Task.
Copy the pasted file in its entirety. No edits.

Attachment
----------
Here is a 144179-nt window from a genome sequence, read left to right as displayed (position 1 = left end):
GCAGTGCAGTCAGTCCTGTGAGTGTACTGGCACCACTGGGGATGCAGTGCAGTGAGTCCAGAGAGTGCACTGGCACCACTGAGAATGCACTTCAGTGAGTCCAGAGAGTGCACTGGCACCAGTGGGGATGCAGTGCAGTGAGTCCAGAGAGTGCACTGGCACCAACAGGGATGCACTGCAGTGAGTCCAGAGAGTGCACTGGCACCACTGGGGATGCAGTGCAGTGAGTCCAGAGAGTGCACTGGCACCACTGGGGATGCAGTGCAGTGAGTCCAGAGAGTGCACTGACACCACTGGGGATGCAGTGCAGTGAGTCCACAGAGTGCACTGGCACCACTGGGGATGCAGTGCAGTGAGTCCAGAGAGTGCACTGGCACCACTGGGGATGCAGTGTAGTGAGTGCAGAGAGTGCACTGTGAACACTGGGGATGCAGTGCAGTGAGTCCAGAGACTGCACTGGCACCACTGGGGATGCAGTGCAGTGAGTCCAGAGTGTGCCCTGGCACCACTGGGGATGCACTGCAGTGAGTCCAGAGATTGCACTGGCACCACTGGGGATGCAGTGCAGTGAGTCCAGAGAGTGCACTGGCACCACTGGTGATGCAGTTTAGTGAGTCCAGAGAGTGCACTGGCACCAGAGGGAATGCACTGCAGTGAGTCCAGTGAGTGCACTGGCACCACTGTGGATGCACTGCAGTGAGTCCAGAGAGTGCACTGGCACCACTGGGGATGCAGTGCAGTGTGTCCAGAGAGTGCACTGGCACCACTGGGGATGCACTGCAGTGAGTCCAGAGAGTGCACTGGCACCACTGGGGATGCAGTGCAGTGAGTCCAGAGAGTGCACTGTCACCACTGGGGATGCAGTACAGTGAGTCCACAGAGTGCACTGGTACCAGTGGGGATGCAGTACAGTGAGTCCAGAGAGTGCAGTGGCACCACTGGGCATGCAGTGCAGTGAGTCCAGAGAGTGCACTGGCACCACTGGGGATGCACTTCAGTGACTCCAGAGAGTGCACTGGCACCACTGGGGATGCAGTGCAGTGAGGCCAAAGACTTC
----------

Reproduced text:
Here is a 144179-nt window from a genome sequence, read left to right as displayed (position 1 = left end):
GCAGTGCAGTCAGTCCTGTGAGTGTACTGGCACCACTGGGGATGCAGTGCAGTGAGTCCAGAGAGTGCACTGGCACCACTGAGAATGCACTTCAGTGAGTCCAGAGAGTGCACTGGCACCAGTGGGGATGCAGTGCAGTGAGTCCAGAGAGTGCACTGGCACCAACAGGGATGCACTGCAGTGAGTCCAGAGAGTGCACTGGCACCACTGGGGATGCAGTGCAGTGAGTCCAGAGAGTGCACTGGCACCACTGGGGATGCAGTGCAGTGAGTCCAGAGAGTGCACTGACACCACTGGGGATGCAGTGCAGTGAGTCCACAGAGTGCACTGGCACCACTGGGGATGCAGTGCAGTGAGTCCAGAGAGTGCACTGGCACCACTGGGGATGCAGTGTAGTGAGTGCAGAGAGTGCACTGTGAACACTGGGGATGCAGTGCAGTGAGTCCAGAGACTGCACTGGCACCACTGGGGATGCAGTGCAGTGAGTCCAGAGTGTGCCCTGGCACCACTGGGGATGCACTGCAGTGAGTCCAGAGATTGCACTGGCACCACTGGGGATGCAGTGCAGTGAGTCCAGAGAGTGCACTGGCACCACTGGTGATGCAGTTTAGTGAGTCCAGAGAGTGCACTGGCACCAGAGGGAATGCACTGCAGTGAGTCCAGTGAGTGCACTGGCACCACTGTGGATGCACTGCAGTGAGTCCAGAGAGTGCACTGGCACCACTGGGGATGCAGTGCAGTGTGTCCAGAGAGTGCACTGGCACCACTGGGGATGCACTGCAGTGAGTCCAGAGAGTGCACTGGCACCACTGGGGATGCAGTGCAGTGAGTCCAGAGAGTGCACTGTCACCACTGGGGATGCAGTACAGTGAGTCCACAGAGTGCACTGGTACCAGTGGGGATGCAGTACAGTGAGTCCAGAGAGTGCAGTGGCACCACTGGGCATGCAGTGCAGTGAGTCCAGAGAGTGCACTGGCACCACTGGGGATGCACTTCAGTGACTCCAGAGAGTGCACTGGCACCACTGGGGATGCAGTGCAGTGAGGCCAAAGACTTC